If those who cannot read face a hostile world, the costs are equally great for society at large. Economies run on knowledge. Countries compete in a world defined by information. Consider the following:

Consequences of illiteracy, such as poor school performance, low high school and college attendance and graduation rates, ensure that low-paying employment continues the cycle of unrealized personal and economical success, disempowering individuals and their families. Laura Bush and Irina Bokova underscore the interconnectedness of these issues in a recent article. They point out that those who cannot read are vulnernable to ill health, are more subject to exploitation, get paid less, and are otherwise positioned to fall far short of their potential. Only successful efforts to reduce illiteracy will promote true equality.

Compelling statistics underscore the critical link between illiteracy and incarceration:

  • Two-thirds of students who cannot read proficiently by the end of the fourth grade will end up in jail or on welfare. Over 70 percent of America‚Äôs inmates cannot read above a fourth-grade level.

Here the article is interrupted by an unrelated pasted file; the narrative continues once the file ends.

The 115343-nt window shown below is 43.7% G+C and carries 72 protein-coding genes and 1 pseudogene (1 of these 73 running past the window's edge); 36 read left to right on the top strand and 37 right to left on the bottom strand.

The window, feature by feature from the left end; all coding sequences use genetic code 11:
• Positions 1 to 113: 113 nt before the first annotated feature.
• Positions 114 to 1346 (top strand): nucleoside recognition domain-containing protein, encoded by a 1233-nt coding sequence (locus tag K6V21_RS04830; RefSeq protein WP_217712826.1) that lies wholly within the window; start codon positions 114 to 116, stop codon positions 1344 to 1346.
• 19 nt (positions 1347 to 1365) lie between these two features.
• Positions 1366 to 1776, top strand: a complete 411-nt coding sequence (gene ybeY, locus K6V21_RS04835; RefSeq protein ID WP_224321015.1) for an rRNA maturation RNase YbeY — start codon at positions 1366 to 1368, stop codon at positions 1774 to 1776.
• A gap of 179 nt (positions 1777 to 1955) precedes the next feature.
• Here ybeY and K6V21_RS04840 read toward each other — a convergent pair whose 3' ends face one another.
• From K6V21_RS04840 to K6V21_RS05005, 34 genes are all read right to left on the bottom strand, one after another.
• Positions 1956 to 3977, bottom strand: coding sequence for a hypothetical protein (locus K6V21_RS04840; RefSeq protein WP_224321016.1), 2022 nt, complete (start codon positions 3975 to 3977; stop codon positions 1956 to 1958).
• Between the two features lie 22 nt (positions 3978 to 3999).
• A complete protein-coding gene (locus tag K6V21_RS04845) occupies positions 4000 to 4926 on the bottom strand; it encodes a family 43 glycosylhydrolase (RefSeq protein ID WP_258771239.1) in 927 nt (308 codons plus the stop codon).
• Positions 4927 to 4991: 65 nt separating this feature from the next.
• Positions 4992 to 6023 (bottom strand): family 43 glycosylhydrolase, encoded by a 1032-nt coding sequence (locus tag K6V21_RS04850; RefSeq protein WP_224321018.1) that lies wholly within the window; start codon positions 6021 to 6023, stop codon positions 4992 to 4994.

• Eighty-five percent of all juveniles who come into contact with the juvenile court system are functionally illiterate. So are over 60 percent of all prison inmates.
  • Inmates have a 16 percent chance of returning to prison if they obtain literacy training, as opposed to 70 percent for those who receive no help. According to the study, the cost of incarceration for taxpayers equals $25,000 per year per inmate and nearly double that amount for juvenile offenders.

It does not end there. Here is still more evidence of the horrific consequences of illiteracy: